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MARKER DATABASE
“Bite-Size Bits of Local, National, and Global History”
“Bite-Size Bits of Local, National, and Global History”
Stronghold in Frederick County, Maryland — The American Northeast (Mid-Atlantic)
 

Sugar Loaf Mountain

 
 
Sugar Loaf Mountain Marker image. Click for full size.
By Craig Swain, July 7, 2007
1. Sugar Loaf Mountain Marker
Inscription.  Has been designated a registered natural landmark under the provisions of the historic sites act of August 21, 1935. This site possesses exceptional value in illustrating the natural history of the United States.
 
Erected 1969 by U.S. Department of the Interior / National Park Service.
 
Topics. This historical marker is listed in these topic lists: LandmarksNatural Features. A significant historical year for this entry is 1935.
 
Location. 39° 15.094′ N, 77° 23.63′ W. Marker is in Stronghold, Maryland, in Frederick County. Marker is at the intersection of Comus Road (Maryland Route 95) and Sugarloaf Mountain Road, on the right on Comus Road. On the left side of the entrance to Sugarloaf Mountain Park. Touch for map. Marker is at or near this postal address: 7901 Comus Road, Dickerson MD 20842, United States of America. Touch for directions.
 
Other nearby markers. At least 8 other markers are within 3 miles of this marker, measured as the crow flies. Sugarloaf Mountain (within shouting distance of this marker); Barnesville (approx. 2.2 miles away); a different marker also named Barnesville (approx. 2.2 miles away); Mt. Ephraim Crossroads
The Marker is on a Boulder at the Park Entrance image. Click for full size.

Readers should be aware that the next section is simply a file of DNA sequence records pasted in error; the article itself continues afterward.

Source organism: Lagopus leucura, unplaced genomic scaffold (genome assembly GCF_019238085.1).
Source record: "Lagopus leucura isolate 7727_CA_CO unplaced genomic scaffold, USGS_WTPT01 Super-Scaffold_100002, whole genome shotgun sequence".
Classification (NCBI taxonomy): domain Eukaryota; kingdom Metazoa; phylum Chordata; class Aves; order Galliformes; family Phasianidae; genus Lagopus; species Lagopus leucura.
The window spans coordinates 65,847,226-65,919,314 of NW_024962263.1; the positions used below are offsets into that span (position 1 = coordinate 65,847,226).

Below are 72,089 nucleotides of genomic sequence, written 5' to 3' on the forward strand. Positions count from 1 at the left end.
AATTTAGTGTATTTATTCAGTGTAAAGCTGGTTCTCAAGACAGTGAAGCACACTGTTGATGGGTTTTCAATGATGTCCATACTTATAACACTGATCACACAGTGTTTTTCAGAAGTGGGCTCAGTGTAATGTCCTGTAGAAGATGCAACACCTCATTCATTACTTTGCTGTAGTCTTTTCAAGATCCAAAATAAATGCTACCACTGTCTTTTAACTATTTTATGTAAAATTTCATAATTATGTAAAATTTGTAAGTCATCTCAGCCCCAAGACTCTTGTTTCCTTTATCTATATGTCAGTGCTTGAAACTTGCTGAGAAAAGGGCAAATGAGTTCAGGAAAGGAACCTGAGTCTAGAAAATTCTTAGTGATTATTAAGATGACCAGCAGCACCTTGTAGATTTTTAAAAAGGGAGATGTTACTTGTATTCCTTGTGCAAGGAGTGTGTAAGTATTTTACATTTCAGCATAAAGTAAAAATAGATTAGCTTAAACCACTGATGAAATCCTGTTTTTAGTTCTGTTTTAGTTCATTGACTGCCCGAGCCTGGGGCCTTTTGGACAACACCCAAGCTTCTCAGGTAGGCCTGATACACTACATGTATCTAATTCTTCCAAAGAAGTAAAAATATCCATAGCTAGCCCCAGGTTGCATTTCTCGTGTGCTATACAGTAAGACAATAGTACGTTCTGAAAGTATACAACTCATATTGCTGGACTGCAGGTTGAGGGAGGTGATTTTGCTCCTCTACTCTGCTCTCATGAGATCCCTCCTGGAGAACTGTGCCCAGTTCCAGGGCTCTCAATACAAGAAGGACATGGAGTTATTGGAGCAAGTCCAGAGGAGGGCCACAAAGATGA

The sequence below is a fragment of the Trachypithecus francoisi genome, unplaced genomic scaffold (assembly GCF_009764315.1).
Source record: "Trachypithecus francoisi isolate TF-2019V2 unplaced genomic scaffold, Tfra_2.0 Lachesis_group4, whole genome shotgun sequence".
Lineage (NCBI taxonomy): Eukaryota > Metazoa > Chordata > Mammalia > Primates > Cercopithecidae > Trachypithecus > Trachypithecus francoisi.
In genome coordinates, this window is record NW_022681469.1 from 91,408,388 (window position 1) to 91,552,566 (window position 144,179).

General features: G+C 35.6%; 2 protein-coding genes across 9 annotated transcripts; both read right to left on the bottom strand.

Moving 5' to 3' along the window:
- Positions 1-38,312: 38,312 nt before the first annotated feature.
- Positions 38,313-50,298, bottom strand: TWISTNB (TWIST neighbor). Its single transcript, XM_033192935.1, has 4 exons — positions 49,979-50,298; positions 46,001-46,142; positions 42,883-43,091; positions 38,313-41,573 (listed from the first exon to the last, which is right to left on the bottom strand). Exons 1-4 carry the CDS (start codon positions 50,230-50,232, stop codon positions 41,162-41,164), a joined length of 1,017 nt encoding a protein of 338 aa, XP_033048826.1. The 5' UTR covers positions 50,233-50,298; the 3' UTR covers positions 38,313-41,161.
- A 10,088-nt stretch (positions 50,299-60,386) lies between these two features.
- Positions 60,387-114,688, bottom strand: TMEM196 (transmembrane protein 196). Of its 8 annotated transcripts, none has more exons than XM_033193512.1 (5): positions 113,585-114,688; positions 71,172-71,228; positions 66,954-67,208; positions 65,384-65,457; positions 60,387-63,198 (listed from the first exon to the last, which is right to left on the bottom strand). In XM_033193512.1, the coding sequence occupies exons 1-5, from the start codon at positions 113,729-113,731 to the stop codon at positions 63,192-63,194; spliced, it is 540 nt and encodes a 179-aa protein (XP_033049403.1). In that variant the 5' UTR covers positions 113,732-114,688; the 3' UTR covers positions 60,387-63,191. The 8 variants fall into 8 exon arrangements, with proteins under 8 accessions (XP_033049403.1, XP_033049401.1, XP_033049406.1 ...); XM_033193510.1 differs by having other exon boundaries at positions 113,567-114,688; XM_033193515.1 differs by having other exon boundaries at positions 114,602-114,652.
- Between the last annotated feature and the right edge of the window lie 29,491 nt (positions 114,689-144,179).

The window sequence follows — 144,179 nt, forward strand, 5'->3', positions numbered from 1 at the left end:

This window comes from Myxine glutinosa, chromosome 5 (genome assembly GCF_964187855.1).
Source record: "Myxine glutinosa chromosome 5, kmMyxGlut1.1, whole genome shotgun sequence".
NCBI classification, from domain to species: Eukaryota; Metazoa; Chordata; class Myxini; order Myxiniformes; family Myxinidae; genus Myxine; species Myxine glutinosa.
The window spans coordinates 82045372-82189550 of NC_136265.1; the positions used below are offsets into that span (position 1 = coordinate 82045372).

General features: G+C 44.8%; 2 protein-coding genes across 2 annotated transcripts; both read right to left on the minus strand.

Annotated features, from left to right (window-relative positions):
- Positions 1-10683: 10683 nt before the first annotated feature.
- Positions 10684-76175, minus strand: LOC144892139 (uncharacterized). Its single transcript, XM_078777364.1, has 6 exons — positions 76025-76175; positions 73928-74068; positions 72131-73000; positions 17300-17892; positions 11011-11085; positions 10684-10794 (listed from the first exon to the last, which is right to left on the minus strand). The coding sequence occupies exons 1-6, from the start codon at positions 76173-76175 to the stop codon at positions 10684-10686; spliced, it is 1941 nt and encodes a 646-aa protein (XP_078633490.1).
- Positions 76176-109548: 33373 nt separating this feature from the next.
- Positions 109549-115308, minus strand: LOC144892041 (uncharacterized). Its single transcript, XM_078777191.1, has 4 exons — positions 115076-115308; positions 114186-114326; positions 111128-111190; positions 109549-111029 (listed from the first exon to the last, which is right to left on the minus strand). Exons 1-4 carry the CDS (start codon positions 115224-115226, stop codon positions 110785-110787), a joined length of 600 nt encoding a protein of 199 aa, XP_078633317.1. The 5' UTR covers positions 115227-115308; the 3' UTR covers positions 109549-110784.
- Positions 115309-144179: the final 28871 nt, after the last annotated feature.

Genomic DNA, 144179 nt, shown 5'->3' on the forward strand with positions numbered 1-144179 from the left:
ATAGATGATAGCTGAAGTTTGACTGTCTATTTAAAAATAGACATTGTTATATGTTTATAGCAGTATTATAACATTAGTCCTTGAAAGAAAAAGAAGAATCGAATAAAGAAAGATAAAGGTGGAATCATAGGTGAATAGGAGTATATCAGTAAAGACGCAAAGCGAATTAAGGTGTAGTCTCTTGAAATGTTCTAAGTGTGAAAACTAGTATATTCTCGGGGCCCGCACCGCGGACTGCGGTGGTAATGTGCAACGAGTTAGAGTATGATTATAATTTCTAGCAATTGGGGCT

By Craig Swain, July 7, 2007
2. The Marker is on a Boulder at the Park Entrance
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(approx. 2.4 miles away); 1862 Antietam Campaign (approx. 2.4 miles away); Comus Inn (approx. 2.4 miles away); a different marker also named 1862 Antietam Campaign (approx. 2˝ miles away); Gettysburg Campaign (approx. 2˝ miles away).
 
More about this marker. Sugarloaf 3,300 acres is all located in Frederick County Maryland. Marker indicate "Sugar Loaf" but the mountain name is "Sugarloaf". GPS coordinates indicate that the marker is located in Dickerson, MD, which is in Montgomery County.
 
Also see . . .  Sugarloaf Mountain Park. (Submitted on July 17, 2007, by Craig Swain of Leesburg, Virginia.)
 
Additional commentary.
1. FDR and Sugarloaf
President Franklin Delano Roosevelt once had an eye to acquire the mountain as a presidential retreat, but was unable to secure an agreement. The Strong family was unwilling to part with the property.
    — Submitted July 17, 2007, by Craig Swain of Leesburg, Virginia.

2. Monadnock
Sugarloaf is an example of a monadnock, a geologic feature where a more resistant rock base is left behind as surrounding rock is eroded away. The mountain is mainly composed of quartzite, a harder rock than the sandstone frequently encountered in the area.
    — Submitted July 17, 2007, by Craig Swain of Leesburg, Virginia.

Sugarloaf Mountain Seen from the East image. Click for full size.
By Craig Swain, July 7, 2007
3. Sugarloaf Mountain Seen from the East
sectionheadg>3. Monocacy Aqueduct
Quartzite quarried here at Sugarloaf was used to construct the Monocacy Aqueduct on the Chesapeake and Ohio Canal just south of the mountain.
    — Submitted July 17, 2007, by Craig Swain of Leesburg, Virginia.
 
Rock Outcroppings at the Summit image. Click for full size.
By Craig Swain, January 28, 2007
4. Rock Outcroppings at the Summit
Sugar Loaf Mountain Seen From The West image. Click for full size.
By Bradley Owen, October 19, 2020
5. Sugar Loaf Mountain Seen From The West
 
 
Credits. This page was last revised on March 9, 2021. It was originally submitted on July 17, 2007, by Craig Swain of Leesburg, Virginia. This page has been viewed 3,888 times since then and 31 times this year. Last updated on May 19, 2012, by Christie Kefauver of Dickerson, Maryland. Photos:   1, 2, 3, 4. submitted on July 17, 2007, by Craig Swain of Leesburg, Virginia.   5. submitted on March 7, 2021, by Bradley Owen of Morgantown, West Virginia. • Bill Pfingsten was the editor who published this page.

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May. 11, 2021